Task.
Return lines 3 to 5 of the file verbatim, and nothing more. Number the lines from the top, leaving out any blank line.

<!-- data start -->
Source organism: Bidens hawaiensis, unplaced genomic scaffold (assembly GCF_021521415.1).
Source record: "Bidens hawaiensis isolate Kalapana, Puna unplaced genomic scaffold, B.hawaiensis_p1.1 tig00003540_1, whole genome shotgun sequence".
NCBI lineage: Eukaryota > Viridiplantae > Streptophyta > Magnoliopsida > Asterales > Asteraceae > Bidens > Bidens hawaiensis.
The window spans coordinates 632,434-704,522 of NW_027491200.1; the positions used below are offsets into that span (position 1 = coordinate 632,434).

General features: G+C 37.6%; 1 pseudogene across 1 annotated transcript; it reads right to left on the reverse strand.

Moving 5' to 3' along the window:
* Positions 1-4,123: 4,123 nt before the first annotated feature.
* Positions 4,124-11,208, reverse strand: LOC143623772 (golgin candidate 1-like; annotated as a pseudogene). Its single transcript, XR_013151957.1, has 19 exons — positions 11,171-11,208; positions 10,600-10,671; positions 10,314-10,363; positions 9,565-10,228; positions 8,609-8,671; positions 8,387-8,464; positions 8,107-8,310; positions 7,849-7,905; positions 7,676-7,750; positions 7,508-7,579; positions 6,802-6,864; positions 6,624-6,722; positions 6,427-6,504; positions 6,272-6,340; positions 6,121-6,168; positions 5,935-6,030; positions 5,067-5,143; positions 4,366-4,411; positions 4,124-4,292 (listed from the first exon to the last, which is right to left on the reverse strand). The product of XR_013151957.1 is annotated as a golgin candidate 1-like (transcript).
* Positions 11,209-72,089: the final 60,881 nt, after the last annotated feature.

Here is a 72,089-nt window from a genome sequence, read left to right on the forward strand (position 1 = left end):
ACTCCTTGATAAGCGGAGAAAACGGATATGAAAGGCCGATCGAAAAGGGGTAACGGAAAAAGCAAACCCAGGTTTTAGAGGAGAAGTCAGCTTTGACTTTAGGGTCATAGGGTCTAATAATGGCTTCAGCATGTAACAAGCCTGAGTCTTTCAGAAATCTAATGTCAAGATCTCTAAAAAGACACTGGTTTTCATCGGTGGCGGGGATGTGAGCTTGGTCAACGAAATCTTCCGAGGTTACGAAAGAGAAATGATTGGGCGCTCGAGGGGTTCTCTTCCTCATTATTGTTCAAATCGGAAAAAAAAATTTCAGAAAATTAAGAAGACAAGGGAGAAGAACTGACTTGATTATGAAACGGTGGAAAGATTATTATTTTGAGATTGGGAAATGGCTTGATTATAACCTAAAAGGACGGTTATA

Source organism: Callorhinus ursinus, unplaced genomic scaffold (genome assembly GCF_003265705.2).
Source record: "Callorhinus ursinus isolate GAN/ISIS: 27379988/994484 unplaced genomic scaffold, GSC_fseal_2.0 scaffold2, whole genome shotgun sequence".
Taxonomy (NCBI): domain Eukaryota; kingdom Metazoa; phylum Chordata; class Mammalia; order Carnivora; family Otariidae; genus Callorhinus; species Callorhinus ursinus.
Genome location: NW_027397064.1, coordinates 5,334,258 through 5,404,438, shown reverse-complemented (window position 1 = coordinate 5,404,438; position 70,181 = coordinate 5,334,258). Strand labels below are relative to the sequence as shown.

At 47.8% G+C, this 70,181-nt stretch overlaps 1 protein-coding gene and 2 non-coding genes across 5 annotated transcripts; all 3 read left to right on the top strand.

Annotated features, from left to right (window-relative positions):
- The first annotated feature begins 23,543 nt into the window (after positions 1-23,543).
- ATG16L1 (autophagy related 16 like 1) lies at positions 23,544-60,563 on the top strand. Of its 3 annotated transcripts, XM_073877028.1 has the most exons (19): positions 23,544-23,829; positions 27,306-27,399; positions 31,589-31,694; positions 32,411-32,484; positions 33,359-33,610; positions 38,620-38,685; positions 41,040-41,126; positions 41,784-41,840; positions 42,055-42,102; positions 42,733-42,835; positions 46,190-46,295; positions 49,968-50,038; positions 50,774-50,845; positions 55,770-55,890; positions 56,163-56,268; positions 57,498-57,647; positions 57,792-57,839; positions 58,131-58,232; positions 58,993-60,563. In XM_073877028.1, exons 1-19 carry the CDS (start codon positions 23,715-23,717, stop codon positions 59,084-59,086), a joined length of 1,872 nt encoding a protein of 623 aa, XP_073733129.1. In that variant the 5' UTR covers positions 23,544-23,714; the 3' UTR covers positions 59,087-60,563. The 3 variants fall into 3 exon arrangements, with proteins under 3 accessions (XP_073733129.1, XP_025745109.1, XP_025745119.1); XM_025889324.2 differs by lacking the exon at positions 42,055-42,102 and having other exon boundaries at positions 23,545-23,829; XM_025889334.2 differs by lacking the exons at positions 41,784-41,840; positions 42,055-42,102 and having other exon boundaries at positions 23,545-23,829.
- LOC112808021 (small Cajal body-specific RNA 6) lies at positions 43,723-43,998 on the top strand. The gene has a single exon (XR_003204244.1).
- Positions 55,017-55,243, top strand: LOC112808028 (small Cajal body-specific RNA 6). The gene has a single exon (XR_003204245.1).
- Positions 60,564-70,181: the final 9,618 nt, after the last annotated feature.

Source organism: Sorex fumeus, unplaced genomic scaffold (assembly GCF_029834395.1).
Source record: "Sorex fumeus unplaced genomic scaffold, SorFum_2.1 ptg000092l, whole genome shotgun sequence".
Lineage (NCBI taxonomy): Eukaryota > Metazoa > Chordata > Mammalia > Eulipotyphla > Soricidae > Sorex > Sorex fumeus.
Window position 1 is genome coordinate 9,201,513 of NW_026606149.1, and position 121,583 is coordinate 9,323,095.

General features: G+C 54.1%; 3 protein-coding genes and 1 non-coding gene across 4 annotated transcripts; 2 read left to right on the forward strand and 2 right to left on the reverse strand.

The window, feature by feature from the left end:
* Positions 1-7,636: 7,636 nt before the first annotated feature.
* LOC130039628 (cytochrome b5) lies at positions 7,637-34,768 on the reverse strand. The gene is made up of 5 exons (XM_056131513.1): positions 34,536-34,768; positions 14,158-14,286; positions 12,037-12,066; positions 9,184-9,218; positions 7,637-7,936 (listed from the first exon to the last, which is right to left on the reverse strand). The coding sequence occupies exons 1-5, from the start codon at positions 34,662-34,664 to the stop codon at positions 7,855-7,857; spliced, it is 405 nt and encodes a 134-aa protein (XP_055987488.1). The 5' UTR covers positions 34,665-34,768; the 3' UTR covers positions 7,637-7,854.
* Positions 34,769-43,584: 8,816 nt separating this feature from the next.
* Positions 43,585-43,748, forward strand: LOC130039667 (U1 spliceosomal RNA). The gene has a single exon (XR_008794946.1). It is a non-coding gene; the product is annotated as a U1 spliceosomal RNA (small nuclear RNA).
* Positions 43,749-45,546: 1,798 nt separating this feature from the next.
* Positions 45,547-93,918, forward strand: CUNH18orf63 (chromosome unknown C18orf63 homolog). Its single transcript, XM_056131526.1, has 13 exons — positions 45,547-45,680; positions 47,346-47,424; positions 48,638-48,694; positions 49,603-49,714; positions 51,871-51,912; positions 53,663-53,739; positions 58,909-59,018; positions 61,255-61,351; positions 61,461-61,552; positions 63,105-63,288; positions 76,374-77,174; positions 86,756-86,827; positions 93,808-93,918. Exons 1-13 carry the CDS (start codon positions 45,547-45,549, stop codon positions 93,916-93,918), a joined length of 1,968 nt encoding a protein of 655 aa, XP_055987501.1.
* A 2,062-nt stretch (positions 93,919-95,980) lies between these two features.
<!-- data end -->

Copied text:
NCBI lineage: Eukaryota > Viridiplantae > Streptophyta > Magnoliopsida > Asterales > Asteraceae > Bidens > Bidens hawaiensis.
The window spans coordinates 632,434-704,522 of NW_027491200.1; the positions used below are offsets into that span (position 1 = coordinate 632,434).

General features: G+C 37.6%; 1 pseudogene across 1 annotated transcript; it reads right to left on the reverse strand.